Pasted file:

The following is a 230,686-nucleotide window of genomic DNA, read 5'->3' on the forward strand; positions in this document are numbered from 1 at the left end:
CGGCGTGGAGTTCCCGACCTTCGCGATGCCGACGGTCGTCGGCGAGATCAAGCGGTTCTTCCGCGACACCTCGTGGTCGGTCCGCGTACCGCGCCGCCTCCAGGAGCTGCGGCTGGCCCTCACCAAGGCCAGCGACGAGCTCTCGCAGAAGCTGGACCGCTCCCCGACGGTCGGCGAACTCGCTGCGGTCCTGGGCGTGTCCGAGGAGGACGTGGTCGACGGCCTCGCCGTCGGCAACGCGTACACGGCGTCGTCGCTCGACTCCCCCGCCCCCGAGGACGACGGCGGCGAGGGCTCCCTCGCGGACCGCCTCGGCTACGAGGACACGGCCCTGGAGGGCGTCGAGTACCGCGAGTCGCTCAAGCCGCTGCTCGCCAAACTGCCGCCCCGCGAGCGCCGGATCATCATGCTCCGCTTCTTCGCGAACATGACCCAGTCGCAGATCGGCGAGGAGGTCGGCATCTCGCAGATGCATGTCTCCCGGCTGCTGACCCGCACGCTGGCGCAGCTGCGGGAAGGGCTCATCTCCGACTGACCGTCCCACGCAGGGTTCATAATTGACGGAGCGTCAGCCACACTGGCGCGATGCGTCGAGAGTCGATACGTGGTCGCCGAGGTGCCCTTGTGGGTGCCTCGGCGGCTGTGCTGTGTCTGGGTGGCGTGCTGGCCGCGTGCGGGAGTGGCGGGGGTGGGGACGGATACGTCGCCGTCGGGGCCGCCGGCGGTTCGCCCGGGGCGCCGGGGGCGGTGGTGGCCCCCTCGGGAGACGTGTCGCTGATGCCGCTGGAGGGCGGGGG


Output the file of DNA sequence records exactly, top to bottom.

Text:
The following is a 230,686-nucleotide window of genomic DNA, read 5'->3' on the forward strand; positions in this document are numbered from 1 at the left end:
CGGCGTGGAGTTCCCGACCTTCGCGATGCCGACGGTCGTCGGCGAGATCAAGCGGTTCTTCCGCGACACCTCGTGGTCGGTCCGCGTACCGCGCCGCCTCCAGGAGCTGCGGCTGGCCCTCACCAAGGCCAGCGACGAGCTCTCGCAGAAGCTGGACCGCTCCCCGACGGTCGGCGAACTCGCTGCGGTCCTGGGCGTGTCCGAGGAGGACGTGGTCGACGGCCTCGCCGTCGGCAACGCGTACACGGCGTCGTCGCTCGACTCCCCCGCCCCCGAGGACGACGGCGGCGAGGGCTCCCTCGCGGACCGCCTCGGCTACGAGGACACGGCCCTGGAGGGCGTCGAGTACCGCGAGTCGCTCAAGCCGCTGCTCGCCAAACTGCCGCCCCGCGAGCGCCGGATCATCATGCTCCGCTTCTTCGCGAACATGACCCAGTCGCAGATCGGCGAGGAGGTCGGCATCTCGCAGATGCATGTCTCCCGGCTGCTGACCCGCACGCTGGCGCAGCTGCGGGAAGGGCTCATCTCCGACTGACCGTCCCACGCAGGGTTCATAATTGACGGAGCGTCAGCCACACTGGCGCGATGCGTCGAGAGTCGATACGTGGTCGCCGAGGTGCCCTTGTGGGTGCCTCGGCGGCTGTGCTGTGTCTGGGTGGCGTGCTGGCCGCGTGCGGGAGTGGCGGGGGTGGGGACGGATACGTCGCCGTCGGGGCCGCCGGCGGTTCGCCCGGGGCGCCGGGGGCGGTGGTGGCCCCCTCGGGAGACGTGTCGCTGATGCCGCTGGAGGGCGGGGG